“When I went in, it wasn’t showing I was in labor. One of the things they can do if you’re having a baby early is giving a mother steroids to get the baby’s lungs ready. When they’re in the womb, they don’t need lungs. When they come out and get that first breath at full term, their lungs are ready to start doing that.
“Hers weren’t. They were just sticky and collapsed. That was a major thing to not have that beforehand. We weren’t prepared for any of that. She was born in the middle of the night. The respiratory therapist had to come in. Our local [Mena] hospital did a really good job of everyone getting in, getting things done in preparation to get her sent off to Little Rock.”
Due to concerns, complications, and how quickly Annie was trying to enter the world, an emergency C-section was required. Russell Lockhart, the director of respiratory therapy at Mena Regional Health System, had to intubate Annie to give her any chance at survival. A baby’s lungs are one of the last organs to develop. Annie was born near the end of the second trimester. A fetus’ body fat generally fully developed at that time, nor is the brain, lungs, or even all the internal systems. Sound, pain and light are typically entering the fully developed stage during weeks 25-28.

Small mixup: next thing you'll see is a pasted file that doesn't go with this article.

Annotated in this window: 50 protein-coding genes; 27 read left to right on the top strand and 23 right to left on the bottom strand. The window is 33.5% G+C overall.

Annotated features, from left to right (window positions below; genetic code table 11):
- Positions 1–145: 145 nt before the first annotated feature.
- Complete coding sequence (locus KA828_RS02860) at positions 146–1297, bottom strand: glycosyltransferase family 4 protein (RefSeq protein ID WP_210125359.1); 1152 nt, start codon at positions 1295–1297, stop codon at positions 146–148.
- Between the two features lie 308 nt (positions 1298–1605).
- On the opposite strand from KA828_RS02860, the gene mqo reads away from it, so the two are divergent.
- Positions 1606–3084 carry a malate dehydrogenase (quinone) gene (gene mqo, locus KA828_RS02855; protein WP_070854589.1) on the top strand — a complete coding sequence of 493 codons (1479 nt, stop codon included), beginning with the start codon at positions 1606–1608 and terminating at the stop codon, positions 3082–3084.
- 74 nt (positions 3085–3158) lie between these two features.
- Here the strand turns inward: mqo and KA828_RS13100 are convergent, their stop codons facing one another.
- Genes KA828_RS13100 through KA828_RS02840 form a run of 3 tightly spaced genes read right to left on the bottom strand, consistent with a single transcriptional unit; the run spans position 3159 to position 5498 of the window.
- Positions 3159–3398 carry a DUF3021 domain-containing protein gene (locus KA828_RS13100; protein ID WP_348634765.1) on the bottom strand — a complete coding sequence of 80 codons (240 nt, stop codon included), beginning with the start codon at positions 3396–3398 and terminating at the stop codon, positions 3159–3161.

“Her eyes were still fused shut. Her skin was really thin—almost you could see through. To intubate her, they had to put a lot of tape. There’s not enough skin there to hold it on. That tore a lot. Even on her belly where they had to put tape, that came off and she had these little bitty scars. Now, she’s grown, and these scars have grown with her.”
Lockhart the very preterm baby prepped for the helicopter, which included putting her in something similar to a Ziploc bag. Annie admits it sort of freaked her and Mark out seeing that and had them a bit concerned. They learned that the bag helped keep the baby’s body temperature regulated because they can’t do it themselves at that age. The bag helped keep her warm.